United States District Court, W.D. Wisconsin
OPINION & ORDER
D. PETERSON DISTRICT JUDGE
plaintiff and prisoner Mark Brown is proceeding on a claim
that defendants Nancy Garcia and Marirose Howell (both
nurses) failed to give him appropriate treatment for various
symptoms he was experiencing between late September 2015 and
late November 2015, in violation of the Eighth Amendment.
Defendants have filed a motion for summary judgment, Dkt. 27,
which is ready for review.
complaint, Brown alleged that he was suffering from symptoms
such as high blood pressure, dizziness, blurred vision,
headaches, and an irregular heartbeat, but defendants failed
to schedule a medical appointment for him or conduct any
tests. The undisputed facts show now that defendants were not
aware of many of Brown’s requests for treatment and
that, when they did examine Brown, the treatment they
provided was not blatantly inappropriate. Under those
circumstances, Brown cannot prevail on his claim, so the
court will grant defendants’ motion for summary
the parties finished briefing defendants’ summary
judgment motion, Brown filed a letter that I interpret to be
a request for assistance in recruiting counsel. Dkt. 38. He
says that another prisoner has been helping him with the
case, but he needs a lawyer now because he was transferred to
a different prison. Because the transfer occurred after the
parties completed briefing defendants’ summary judgment
motion and Brown does not ask the court to give him another
chance to file summary judgment materials, I will deny this
request as moot.
following facts are undisputed.
time relevant to this case, plaintiff Brown was a prisoner at
the Waupun Correctional Institution, which is in Waupun,
Wisconsin. Defendant Garcia was an advanced practice nurse
prescriber and was Brown’s primary care provider.
Defendant Howell was a registered nurse.
describe Brown as having “chronic kidney
disease.” Dkt. 35, ¶ 9. At the time Brown entered
the Wisconsin Department of Corrections in 2010, he had been
diagnosed with “hypertension stage II,” or
elevated blood pressure. Chronic elevated blood pressure can
cause kidney damage. Brown’s creatine level was 1.41
mg/DL, which is above the normal range of .50-1.30 mg/DL.
Chronic elevated creatinine levels indicate impaired kidney
the years, Brown has been prescribed medication to control
his blood pressure. His blood pressure, blood sugar, Vitamin
D levels, and parathyroid glands have been monitored to
ensure no further progression of his conditions. He also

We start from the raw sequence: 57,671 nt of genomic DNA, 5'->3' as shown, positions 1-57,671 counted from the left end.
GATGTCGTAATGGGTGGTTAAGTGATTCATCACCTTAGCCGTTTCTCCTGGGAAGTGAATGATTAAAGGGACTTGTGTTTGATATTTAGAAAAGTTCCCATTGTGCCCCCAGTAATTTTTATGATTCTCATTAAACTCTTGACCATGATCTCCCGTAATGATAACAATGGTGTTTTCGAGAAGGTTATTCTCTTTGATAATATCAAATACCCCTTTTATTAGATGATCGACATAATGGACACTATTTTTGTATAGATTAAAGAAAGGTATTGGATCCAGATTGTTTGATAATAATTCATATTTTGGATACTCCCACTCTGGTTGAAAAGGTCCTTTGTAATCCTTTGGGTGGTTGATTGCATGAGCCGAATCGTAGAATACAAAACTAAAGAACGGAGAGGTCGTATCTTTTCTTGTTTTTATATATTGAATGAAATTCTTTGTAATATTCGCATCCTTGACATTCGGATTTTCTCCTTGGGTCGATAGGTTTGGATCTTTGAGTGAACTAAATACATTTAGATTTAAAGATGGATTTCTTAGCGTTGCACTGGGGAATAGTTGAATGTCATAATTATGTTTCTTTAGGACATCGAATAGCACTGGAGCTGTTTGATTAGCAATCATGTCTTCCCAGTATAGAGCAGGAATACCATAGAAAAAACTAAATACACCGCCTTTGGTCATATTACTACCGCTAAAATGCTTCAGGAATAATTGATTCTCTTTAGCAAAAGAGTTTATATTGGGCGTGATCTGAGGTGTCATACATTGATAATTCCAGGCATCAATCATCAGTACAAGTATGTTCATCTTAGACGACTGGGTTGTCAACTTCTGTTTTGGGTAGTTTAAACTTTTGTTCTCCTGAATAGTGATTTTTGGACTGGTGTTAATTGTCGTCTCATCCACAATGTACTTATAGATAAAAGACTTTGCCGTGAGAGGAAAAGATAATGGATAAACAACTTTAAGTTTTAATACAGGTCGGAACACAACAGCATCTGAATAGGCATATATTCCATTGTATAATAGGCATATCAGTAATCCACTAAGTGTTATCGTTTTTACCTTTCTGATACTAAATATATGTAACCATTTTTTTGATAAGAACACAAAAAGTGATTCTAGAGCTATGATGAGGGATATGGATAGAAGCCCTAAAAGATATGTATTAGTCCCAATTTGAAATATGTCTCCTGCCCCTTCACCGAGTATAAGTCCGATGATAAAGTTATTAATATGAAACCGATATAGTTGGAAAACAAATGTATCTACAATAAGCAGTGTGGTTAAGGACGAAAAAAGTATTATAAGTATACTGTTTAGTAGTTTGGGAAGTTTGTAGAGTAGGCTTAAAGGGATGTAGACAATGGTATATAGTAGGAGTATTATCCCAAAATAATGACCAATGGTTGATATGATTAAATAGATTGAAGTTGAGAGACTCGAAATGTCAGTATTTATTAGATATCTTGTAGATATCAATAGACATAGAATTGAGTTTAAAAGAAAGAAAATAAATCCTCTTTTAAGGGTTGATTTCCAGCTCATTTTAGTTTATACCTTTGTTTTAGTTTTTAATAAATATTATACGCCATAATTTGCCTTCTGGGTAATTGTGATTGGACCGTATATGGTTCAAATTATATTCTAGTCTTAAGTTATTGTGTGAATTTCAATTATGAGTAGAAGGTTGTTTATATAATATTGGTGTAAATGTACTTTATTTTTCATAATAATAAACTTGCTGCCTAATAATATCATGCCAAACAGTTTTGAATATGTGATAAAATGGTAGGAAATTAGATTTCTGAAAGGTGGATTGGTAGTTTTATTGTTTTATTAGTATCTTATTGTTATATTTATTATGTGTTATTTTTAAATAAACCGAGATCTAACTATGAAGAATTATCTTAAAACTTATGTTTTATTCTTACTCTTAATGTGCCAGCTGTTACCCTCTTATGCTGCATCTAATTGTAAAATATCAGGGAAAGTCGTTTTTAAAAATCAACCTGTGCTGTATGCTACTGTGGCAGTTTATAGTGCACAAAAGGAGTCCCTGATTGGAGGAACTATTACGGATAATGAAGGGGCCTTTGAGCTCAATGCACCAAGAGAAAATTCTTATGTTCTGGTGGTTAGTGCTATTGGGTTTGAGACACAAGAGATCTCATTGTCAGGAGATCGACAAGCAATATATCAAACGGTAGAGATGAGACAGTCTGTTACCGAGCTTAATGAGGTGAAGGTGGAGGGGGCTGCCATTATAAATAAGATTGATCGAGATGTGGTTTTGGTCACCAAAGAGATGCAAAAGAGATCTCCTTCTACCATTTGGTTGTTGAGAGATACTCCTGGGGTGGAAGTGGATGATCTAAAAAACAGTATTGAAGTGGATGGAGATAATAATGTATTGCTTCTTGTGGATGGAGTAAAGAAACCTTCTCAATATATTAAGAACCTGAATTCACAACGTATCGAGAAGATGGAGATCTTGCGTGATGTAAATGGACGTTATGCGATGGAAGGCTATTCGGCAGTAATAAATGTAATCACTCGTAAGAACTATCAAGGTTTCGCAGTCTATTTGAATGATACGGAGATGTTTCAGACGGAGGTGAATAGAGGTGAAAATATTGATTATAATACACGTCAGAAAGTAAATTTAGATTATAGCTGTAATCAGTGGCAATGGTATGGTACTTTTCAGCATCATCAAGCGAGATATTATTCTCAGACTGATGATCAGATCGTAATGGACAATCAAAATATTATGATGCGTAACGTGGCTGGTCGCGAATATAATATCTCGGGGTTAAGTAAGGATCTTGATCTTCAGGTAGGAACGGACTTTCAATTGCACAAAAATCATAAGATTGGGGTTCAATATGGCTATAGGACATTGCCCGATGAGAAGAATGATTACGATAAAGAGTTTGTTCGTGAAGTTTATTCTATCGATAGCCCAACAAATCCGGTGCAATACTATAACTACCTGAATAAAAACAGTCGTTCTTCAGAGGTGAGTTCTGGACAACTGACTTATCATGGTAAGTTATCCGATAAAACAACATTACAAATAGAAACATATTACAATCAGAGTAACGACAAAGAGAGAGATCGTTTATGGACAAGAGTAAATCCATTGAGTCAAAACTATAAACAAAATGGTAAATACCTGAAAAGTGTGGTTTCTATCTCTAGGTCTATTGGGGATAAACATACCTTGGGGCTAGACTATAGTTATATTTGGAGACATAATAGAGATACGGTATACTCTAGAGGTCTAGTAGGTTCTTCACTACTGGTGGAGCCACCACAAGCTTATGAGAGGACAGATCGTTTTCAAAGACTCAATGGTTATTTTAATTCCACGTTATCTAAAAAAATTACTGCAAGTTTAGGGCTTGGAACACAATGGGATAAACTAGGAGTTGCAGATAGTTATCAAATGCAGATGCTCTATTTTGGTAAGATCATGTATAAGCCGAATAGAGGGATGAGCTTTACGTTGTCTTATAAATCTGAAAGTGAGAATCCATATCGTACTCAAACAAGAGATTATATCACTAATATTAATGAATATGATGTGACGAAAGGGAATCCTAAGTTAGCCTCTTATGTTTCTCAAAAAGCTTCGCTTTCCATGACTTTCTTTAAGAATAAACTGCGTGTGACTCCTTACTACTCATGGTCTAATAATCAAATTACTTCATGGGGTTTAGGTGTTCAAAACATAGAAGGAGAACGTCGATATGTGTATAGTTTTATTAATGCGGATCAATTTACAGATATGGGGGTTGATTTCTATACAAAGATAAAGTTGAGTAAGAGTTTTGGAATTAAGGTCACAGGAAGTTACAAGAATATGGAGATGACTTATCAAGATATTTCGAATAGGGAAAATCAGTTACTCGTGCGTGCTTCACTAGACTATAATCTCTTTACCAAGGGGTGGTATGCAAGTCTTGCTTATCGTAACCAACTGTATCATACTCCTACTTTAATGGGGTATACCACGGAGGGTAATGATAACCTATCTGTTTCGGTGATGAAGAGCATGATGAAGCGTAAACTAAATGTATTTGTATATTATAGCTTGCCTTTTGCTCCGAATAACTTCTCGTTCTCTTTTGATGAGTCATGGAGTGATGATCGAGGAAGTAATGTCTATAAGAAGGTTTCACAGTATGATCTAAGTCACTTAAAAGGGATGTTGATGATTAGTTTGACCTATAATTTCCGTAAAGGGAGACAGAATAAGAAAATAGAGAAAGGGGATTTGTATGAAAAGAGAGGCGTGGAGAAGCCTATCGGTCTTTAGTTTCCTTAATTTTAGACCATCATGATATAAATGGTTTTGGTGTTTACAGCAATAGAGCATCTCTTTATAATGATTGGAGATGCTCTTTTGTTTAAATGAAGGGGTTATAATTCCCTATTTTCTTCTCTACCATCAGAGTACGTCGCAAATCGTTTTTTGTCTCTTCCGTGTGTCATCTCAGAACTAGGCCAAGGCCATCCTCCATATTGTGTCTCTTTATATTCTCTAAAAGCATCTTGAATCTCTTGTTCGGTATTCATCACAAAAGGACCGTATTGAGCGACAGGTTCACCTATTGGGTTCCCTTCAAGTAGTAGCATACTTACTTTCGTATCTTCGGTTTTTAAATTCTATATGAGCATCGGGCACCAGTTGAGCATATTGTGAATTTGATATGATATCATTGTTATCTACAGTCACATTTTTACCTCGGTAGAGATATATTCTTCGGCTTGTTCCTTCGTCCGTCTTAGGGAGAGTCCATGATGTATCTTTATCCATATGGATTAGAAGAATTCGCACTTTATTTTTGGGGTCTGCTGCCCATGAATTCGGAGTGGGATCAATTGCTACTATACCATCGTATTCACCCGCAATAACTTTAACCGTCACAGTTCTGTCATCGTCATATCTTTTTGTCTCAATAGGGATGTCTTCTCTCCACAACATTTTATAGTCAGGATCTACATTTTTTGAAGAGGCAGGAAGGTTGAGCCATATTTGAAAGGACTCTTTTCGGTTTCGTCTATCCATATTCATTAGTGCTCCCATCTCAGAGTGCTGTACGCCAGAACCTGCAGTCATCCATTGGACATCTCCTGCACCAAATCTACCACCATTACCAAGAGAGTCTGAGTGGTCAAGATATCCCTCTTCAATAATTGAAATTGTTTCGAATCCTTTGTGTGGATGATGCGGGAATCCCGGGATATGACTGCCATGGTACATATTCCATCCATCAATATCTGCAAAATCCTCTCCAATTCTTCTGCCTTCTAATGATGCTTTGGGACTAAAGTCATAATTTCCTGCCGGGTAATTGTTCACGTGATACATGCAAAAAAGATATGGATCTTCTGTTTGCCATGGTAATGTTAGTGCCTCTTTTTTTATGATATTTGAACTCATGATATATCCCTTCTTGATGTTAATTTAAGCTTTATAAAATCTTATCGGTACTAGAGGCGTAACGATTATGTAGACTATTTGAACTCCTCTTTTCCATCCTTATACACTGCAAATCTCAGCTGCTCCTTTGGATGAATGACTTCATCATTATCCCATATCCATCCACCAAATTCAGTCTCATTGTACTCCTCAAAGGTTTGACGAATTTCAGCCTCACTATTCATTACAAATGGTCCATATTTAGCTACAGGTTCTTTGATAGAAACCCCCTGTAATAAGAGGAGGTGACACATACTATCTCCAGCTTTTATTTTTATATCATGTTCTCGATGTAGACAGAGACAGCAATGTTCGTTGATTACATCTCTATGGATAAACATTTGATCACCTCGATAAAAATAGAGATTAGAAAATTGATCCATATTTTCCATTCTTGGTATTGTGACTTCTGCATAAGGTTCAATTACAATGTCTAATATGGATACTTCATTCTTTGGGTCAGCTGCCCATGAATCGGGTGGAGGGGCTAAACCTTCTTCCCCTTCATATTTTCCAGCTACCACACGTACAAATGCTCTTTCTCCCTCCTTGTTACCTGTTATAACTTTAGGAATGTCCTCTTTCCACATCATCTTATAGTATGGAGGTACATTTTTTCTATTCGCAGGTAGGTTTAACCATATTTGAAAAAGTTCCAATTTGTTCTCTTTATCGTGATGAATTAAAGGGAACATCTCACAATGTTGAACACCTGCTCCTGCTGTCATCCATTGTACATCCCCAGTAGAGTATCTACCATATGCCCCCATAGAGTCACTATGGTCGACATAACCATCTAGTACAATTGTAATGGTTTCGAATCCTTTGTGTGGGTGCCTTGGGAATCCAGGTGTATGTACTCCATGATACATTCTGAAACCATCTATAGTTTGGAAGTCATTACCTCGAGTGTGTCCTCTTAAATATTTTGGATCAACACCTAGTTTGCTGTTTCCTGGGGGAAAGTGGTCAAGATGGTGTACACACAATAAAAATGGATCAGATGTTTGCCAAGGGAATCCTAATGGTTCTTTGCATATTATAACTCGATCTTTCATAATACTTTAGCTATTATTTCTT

received a renal ultrasound.
prisoner wants medical treatment, he may submit what is
called a “health service request. In a request dated
September 28, 2015, Brown said he was experiencing “a
bad headache” and “blur[red] vision.” He
was concerned that his blood pressure was rising. In
response, a nurse checked the box next to “NP/PA”
and wrote “soon” on the form. Dkt. 31-1, at
In a request dated October 1, 2015, Brown wrote that he was
still suffering from a headache and blurred vision. He
believed that his symptoms were the result of high blood
pressure and he wanted to see the nurse. A nurse signed the
request on October 2, but did not otherwise write anything on
October 5, a nurse took Brown’s blood pressure. The
results showed that his blood pressure was 134/98, which
Garcia describes as “slightly higher than
normal.” Dkt. 35, ¶ 32. The nurse scheduled Brown
for an appointment at the hypertension chronic care clinic.
October 7, 2015, Garcia examined Brown. His blood pressure
was still elevated (140/90), so Garcia increased the dose of
his blood pressure medication (Metroprolol) to 50 mg twice a
day. (The parties don’t say what dose Brown was taking
before.) Garcia’s goal was to keep Brown’s blood
pressure under 140/90. When a nurse reported a week later
that Brown’s blood pressure remained elevated (150/98),
Garcia increased his medication again, this time to 100 mg of
Metroprolol twice a day.
October 22, staff conducted lab tests on Brown’s blood.
His creatine level was 1.40, which was about the same as it
was when Brown enter the Department of Corrections in 2010.
the size, shape, and location of the kidneys. Ultrasound may
also be used to assess blood flow to the kidneys.”
“Kidney ultrasound,” available at In a
request dated October 30, 2015, Brown wrote that he was
“having slight back pain on both sides” and that
his urine “come[s] out very very yellowish and [has] a
little smell to it.” Brown wondered whether these
symptoms were being caused by his new blood pressure
medication. Brown also wrote that, while lying down, he could